KOTA KINABALU: Increasing the oil royalty given to Sabah and Sarawak to 20 per cent will not jeopardise the country’s oil and gas investment climate.
Shell Malaysia chairman Datuk Iain Lo said as far as Shell was concerned, they were positive that two State Governments and Petroliam Nasional Berhad (Petronas) would not resort to a decision that would undermine the oil and gas sector.
Iain, who was speaking to reporters after paying a courtesy call to Chief Minister Datuk Seri Shafie Apdal on Tuesday, was responding to the question of whether it would still be viable for Shell to conduct business with Petronas in the event the 20 per cent royalty was granted.
“As far as I can see, neither the (two) State Governments nor Petronas want to do anything that will undermine the investment climate in this country. So for us, we will just wait and see what the outcome is going to be. I do not expect it to impact our business or our investment in this country,” he said.
“We are always looking to see how we can do more business in the oil and gas sector. So for companies like ours to invest, we must be able to get a reasonable return for our investments.
“At the moment, the oil and gas regulations in Malaysia are very clear for companies like ours,” he added.
He stressed that Shell’s interest will remain the same; whereby as long as the fiscal regulatory regime in Malaysia is good, Shell will continue to invest.
On Monday, Prime Minister Tun Dr Mahathir Mohamad said that the need to review the oil royalty for oil-producing states should not be done at the expense of ‘killing’ Petronas.
“If you take 40 per cent of its operating cost and add that to the operation cost, Petronas would lose money,” Mahathir said.
Sabah and Sarawak have been pushing hard to get the Pakatan Harapan (PH) government to fulfil their 20 per cent oil royalty election promise.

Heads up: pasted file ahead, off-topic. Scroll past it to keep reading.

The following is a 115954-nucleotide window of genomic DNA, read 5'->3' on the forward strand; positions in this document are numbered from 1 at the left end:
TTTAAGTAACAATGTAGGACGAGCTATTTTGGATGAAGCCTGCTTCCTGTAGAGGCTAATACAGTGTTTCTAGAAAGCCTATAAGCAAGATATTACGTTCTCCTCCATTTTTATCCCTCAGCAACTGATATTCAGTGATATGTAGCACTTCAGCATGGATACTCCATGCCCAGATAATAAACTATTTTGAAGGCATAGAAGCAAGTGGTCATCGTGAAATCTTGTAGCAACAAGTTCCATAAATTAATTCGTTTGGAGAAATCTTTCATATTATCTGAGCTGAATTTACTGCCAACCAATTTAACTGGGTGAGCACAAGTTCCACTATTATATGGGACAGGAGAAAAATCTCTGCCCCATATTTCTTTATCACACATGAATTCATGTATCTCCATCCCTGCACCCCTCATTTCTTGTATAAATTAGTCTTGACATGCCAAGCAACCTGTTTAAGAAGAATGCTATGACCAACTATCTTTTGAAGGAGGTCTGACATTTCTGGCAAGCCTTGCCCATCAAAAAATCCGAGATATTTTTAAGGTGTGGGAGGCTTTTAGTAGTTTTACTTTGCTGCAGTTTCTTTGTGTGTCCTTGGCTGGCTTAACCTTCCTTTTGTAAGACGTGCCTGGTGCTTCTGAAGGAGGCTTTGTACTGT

Among the objectives of the courtesy call was to explain the business activities of Shell in Sabah to the Chief Minister.
It is understood that Shell has been in Sabah for quite some time and it operates both in the upstream (offshore and deep water) and downstream (retail sector) business.
“The most important for us is to make sure that the oil continues to be produced safely and efficiently from deep waters. As you know, we operate two fields; one in Gumusut-Kakap and the other in Malikai.
“At the moment, we are producing very well. So that is the main part of the activity; to do maintenance, to do additional drilling, to make sure that we keep the production level up,” Iain said.
When asked to disclose the production level for both of the fields, he said that the two fields could produce up 200 barrels per day.
During the press conference, Iain had also commented on some of Shell’s ongoing Corporate Social Responsibility (CSR) initiatives in Sabah.
Perhaps of the most interesting CSR initiatives that Shell is currently spearheading is its Access To Energy programme. This is where Shell opts to provide power supply to the some of the rural villages in the state.
“We found a village that has got no power at all. But it happened to be situated by a river, so we put in a micro-turbine that generates electricity for them 24 hours a day. So now this little village has got electricity for their lights,”
Shell has initiated the said programme in Kg Sabibingkol, Pensiangan and it has identified two other sites that are in need of power supply.
Shell has also come up with the LiveWire initiative, an entrepreneur development programme where they assist the young aspiring businessmen to make their ideas a reality. Those who manage to impress will be awarded with funding by Shell.
Shell Selamat Sampai, another Shell’s CSR initiative, is a programme that is focused on teaching road safety at schools.